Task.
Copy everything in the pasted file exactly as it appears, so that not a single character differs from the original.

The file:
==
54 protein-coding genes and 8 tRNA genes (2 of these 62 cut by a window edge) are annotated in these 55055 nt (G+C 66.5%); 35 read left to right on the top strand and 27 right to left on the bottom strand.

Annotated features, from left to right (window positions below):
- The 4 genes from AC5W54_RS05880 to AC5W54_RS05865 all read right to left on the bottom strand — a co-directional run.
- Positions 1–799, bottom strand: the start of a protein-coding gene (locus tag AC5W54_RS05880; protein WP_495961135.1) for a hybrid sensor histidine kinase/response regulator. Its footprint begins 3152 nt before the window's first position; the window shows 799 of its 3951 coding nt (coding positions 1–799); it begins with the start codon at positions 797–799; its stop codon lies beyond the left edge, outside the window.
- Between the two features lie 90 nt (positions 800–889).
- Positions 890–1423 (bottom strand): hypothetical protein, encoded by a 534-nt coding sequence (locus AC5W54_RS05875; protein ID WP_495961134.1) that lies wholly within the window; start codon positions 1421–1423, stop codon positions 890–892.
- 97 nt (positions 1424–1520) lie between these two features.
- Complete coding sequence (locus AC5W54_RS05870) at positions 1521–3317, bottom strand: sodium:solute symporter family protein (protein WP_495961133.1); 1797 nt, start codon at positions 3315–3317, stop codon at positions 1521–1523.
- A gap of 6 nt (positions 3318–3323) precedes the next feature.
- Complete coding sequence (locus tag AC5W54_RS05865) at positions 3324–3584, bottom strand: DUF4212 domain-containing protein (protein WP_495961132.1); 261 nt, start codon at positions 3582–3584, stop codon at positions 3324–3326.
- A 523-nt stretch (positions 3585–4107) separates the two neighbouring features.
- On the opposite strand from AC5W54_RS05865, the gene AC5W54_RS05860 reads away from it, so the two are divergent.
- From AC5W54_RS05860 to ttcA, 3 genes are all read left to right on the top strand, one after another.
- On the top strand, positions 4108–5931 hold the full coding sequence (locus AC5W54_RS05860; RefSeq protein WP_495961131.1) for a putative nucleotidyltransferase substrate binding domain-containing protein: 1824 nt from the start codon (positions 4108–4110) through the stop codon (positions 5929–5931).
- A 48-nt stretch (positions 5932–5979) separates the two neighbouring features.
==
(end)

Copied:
54 protein-coding genes and 8 tRNA genes (2 of these 62 cut by a window edge) are annotated in these 55055 nt (G+C 66.5%); 35 read left to right on the top strand and 27 right to left on the bottom strand.

Annotated features, from left to right (window positions below):
- The 4 genes from AC5W54_RS05880 to AC5W54_RS05865 all read right to left on the bottom strand — a co-directional run.
- Positions 1–799, bottom strand: the start of a protein-coding gene (locus tag AC5W54_RS05880; protein WP_495961135.1) for a hybrid sensor histidine kinase/response regulator. Its footprint begins 3152 nt before the window's first position; the window shows 799 of its 3951 coding nt (coding positions 1–799); it begins with the start codon at positions 797–799; its stop codon lies beyond the left edge, outside the window.
- Between the two features lie 90 nt (positions 800–889).
- Positions 890–1423 (bottom strand): hypothetical protein, encoded by a 534-nt coding sequence (locus AC5W54_RS05875; protein ID WP_495961134.1) that lies wholly within the window; start codon positions 1421–1423, stop codon positions 890–892.
- 97 nt (positions 1424–1520) lie between these two features.
- Complete coding sequence (locus AC5W54_RS05870) at positions 1521–3317, bottom strand: sodium:solute symporter family protein (protein WP_495961133.1); 1797 nt, start codon at positions 3315–3317, stop codon at positions 1521–1523.
- A gap of 6 nt (positions 3318–3323) precedes the next feature.
- Complete coding sequence (locus tag AC5W54_RS05865) at positions 3324–3584, bottom strand: DUF4212 domain-containing protein (protein WP_495961132.1); 261 nt, start codon at positions 3582–3584, stop codon at positions 3324–3326.
- A 523-nt stretch (positions 3585–4107) separates the two neighbouring features.
- On the opposite strand from AC5W54_RS05865, the gene AC5W54_RS05860 reads away from it, so the two are divergent.
- From AC5W54_RS05860 to ttcA, 3 genes are all read left to right on the top strand, one after another.
- On the top strand, positions 4108–5931 hold the full coding sequence (locus AC5W54_RS05860; RefSeq protein WP_495961131.1) for a putative nucleotidyltransferase substrate binding domain-containing protein: 1824 nt from the start codon (positions 4108–4110) through the stop codon (positions 5929–5931).
- A 48-nt stretch (positions 5932–5979) separates the two neighbouring features.